around 18 months before the world’s heat rises to unimaginable levels unless we do something about it. There is a lot of politics involved in terms of saving the environment, people grabbing land and innocent buyers being duped to buy Government land. These were people who had financial independence and they used their money to buy that land and they are taken back to poverty. Unless we tell each other the truth, the issue around poverty and meeting the Sustainable Development Goals (SDGs) will remain a dream. For example even the Western world and the bigger economies have already exhausted their natural resources. The only thing that is keeping their economies afloat is money from Africa. Kenyan tea is used by other countries to blend their tea so that it has a nice flavour. The same applies to our coffee. What is stopping us from having a final product that is marketed as a Kenyan product? There are a lot of issues that need to be addressed as a country and as a region that would have made a lot of difference on the people who live within the Great Lakes Region. Madam Temporary Speaker, finally I want to comment on the connection between industrialization and employment. This is a region that has an upsurge of youth. We are told that the youth population is around 70 per cent. We should utilize the energy of this block because this can become a very good market for people who are producing. Other than Rwanda that is recovering and Burundi that is permanently in conflict; most of the other countries have access to education, putting their youth together and making them much more innovative so that they can take our economy to the next level.
Madam Temporary Speaker, I think Rwanda is getting there, but how sustainable is that? As a country and a region unless we remove the “I” mentality and we have the “we” mentality as a nation, then this economy will crumble in our faces. I think this is a challenge we need to address together. The Legislative arm of Government has tried in terms of putting a lot of legislations in place. We need the good will to ensure that those legislations are implemented by those who use tax payers’ money, who are in charge of prosecution, investigation or audit. They need to come out so that this dragon called corruption is tamed so that the inequality within our citizens is minimized so that our development agenda can move to the next level. Thank you, Madam Temporary Chairperson.
(Sen. (Prof.) Kamar): Thank you Sen. Farhiya.
There being no other person wishing to contribute, I now call upon the Mover to reply.
Madam Temporary Speaker, I take this opportunity to thank Members who have contributed. I also thank Members of our delegation. Kenya is a leader in the FP-ICGLR and we hope Members will read the Report and scrutinise it. We expect solutions to come from this House because suggestions have to be taken back to the Region. The purpose of laying reports is to enable us find solutions to some of these problems. The Region could have been the centre of conflict in the Continent of Africa because they have a lot of natural resources and virgin land. Most diamond and gold come from the region, but you cannot reach them because of conflict. The electronic version of the Senate Hansard Report is for information purposesonly. A certified version of this Report can be obtained from the Hansard Editor, Senate.
I urge colleagues to consider giving us feedback so that we take it back to the Region. With those few remarks, I beg to reply. I thank you.
(Sen. (Prof.) Kamar): I would like to confirm that this Motion does not affect the counties. Therefore, I will put the question.
Hon. Senators, having consulted with a number of sponsors of some of the Motions that appear on the Order Paper, I would like to defer Order Nos. 10, 11, 12, 13, 14, 15, and 16.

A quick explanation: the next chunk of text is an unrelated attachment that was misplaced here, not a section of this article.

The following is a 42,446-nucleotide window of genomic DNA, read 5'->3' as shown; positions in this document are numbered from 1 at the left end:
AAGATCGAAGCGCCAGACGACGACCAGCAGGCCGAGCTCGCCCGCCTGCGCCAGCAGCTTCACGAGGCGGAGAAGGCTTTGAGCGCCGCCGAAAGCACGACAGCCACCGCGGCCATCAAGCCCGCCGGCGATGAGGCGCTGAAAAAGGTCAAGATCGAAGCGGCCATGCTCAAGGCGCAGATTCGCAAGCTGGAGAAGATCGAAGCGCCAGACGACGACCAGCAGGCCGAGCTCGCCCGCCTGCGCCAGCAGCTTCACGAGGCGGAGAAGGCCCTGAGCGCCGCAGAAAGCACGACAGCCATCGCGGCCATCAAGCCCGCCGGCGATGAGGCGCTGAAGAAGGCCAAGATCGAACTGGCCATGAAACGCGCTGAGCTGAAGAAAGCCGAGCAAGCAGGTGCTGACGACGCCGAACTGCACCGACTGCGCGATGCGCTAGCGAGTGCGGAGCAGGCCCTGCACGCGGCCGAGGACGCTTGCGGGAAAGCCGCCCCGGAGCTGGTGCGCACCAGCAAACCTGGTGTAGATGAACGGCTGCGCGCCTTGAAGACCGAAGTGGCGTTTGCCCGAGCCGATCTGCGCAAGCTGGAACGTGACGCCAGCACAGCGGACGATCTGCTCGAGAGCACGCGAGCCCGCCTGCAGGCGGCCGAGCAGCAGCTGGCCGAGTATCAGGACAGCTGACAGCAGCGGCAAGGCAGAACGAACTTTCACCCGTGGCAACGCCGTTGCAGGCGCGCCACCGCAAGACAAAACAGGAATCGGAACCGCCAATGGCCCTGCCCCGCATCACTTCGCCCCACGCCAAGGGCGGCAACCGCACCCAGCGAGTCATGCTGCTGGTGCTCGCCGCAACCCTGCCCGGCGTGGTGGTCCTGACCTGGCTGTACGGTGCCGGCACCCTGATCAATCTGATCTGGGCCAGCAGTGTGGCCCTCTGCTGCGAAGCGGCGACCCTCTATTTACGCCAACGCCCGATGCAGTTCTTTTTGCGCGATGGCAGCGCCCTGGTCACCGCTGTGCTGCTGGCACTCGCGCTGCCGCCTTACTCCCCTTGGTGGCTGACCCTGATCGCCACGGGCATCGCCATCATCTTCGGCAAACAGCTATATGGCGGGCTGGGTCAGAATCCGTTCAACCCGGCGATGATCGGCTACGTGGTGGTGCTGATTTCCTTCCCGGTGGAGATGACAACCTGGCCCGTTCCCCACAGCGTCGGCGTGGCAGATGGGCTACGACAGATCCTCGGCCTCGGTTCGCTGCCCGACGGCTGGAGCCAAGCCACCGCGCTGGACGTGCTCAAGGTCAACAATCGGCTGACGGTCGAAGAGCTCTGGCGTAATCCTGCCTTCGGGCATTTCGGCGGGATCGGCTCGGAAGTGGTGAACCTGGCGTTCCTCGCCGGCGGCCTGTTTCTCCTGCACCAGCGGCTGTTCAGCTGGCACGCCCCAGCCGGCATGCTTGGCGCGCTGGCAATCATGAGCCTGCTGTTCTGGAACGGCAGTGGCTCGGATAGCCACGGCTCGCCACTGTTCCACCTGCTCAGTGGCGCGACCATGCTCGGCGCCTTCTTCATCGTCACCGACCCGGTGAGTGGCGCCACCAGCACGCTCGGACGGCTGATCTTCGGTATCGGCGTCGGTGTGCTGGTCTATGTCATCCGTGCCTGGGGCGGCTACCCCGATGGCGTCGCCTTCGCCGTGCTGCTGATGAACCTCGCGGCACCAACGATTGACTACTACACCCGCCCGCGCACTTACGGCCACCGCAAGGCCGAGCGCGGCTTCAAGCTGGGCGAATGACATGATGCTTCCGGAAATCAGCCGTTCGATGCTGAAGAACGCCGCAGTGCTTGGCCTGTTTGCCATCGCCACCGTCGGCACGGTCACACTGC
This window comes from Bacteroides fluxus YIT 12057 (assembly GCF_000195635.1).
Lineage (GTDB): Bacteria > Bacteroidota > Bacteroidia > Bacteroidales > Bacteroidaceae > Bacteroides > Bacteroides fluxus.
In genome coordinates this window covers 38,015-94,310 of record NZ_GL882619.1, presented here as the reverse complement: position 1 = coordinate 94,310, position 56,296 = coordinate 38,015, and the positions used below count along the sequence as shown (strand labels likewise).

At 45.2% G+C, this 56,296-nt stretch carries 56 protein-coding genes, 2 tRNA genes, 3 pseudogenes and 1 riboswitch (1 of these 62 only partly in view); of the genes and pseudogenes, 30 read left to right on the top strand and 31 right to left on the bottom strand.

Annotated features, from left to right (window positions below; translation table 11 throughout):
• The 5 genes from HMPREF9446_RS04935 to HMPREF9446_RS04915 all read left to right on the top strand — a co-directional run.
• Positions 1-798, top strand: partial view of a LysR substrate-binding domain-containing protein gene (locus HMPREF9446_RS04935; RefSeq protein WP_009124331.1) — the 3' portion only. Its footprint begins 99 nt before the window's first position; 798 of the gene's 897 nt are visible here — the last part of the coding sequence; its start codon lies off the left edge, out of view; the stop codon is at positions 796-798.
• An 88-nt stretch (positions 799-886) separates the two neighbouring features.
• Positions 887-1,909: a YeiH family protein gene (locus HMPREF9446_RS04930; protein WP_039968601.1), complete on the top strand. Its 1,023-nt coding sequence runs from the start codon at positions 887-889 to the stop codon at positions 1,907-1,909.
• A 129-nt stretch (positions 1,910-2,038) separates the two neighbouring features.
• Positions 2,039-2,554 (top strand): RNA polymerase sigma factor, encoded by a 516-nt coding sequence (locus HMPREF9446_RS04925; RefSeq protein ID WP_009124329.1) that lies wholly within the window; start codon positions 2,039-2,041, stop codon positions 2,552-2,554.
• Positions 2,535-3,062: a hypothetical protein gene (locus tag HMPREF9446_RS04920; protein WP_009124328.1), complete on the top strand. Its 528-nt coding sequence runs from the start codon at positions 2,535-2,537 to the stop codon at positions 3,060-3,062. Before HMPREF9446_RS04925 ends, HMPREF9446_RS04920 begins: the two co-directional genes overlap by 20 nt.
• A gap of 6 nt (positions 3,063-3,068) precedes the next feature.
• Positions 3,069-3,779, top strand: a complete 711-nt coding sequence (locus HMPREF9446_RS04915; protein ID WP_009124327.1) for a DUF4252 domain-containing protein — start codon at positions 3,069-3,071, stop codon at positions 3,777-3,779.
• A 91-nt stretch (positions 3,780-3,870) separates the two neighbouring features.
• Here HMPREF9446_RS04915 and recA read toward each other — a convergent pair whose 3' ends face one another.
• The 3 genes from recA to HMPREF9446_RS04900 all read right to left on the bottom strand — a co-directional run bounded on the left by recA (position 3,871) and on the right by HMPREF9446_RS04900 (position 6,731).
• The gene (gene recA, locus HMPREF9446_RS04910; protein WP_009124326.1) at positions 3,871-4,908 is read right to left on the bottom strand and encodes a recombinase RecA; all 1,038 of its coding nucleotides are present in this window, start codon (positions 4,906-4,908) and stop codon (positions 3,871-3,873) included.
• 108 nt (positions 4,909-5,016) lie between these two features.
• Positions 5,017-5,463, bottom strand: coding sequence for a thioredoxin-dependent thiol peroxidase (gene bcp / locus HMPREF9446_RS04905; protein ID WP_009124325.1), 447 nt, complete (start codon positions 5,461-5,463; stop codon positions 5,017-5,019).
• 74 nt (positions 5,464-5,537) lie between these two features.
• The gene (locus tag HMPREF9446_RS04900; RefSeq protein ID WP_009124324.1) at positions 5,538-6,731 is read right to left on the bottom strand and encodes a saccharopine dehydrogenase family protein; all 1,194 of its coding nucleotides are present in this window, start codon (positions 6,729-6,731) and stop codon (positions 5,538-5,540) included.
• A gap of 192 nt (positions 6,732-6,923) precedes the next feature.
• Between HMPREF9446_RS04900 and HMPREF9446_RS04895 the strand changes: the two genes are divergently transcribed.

(Sen. (Prof.) Kamar): Hon. Senators, I would also like to defer Order No.17 for the convenience of the House because of the composition of the Movers.
(Sen. (Prof.) Kamar): Let us move on to the next Order.
Madam Temporary Speaker, pursuant to Standing Order No.141(1), I beg to move that The County Licensing (Uniform Procedure) Bill (Senate Bills No.17 of 2019) be now read a Second Time. The principal objective of this Bill is to put in place uniform procedures for licensing of various activities by counties. One of the ways in which county governments generate revenue is through the issuance of licenses for activities related to the functions of county governments under Part 2 of the Fourth Schedule of the Constitution. One of the aspirations that informed the establishment of devolved units of Government was to facilitate the proximate provision of public services. An attendant purpose of devolution was to also stimulate the uniform economic development of the different regions in the country. Madam Temporary Speaker, a central feature of economic development is a conducive environment for private sector actors. An environment that is conducive for businesses, not only increases the tax base for Government at both levels, but also has a positive impact on the creation of job opportunities and income generating activities. It is, therefore, imperative to appreciate that the success of devolution is not just a question of public governance, but it is also crucial for the intersectionality between public good and private enterprise. Madam Temporary Speaker, the benefits of adopting a system of devolved governments cannot be gainsaid. The semi-autonomous units created under the Constitution have had a tremendous impact on the delivery of public services to the people. However, while the impact on ordinary lives is mostly laudable, there have been unintended consequences. One of the areas in which this situation is glaring is in the licensing of trading activities by county governments. Madam Temporary Speaker, we have 47 county governments. For me, it has become apparent that there are varied procedures in applying for licenses. This means that we have 47 different procedures when it comes to licenses. This has had a negative The electronic version of the Senate Hansard Report is for information purposesonly. A certified version of this Report can be obtained from the Hansard Editor, Senate.